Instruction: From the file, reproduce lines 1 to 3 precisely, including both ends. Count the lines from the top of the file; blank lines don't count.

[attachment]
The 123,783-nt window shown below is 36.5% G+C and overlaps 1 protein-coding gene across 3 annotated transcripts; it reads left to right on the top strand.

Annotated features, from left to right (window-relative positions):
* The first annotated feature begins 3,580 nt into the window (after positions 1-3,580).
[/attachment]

The 123,783-nt window shown below is 36.5% G+C and overlaps 1 protein-coding gene across 3 annotated transcripts; it reads left to right on the top strand.

Annotated features, from left to right (window-relative positions):
* The first annotated feature begins 3,580 nt into the window (after positions 1-3,580).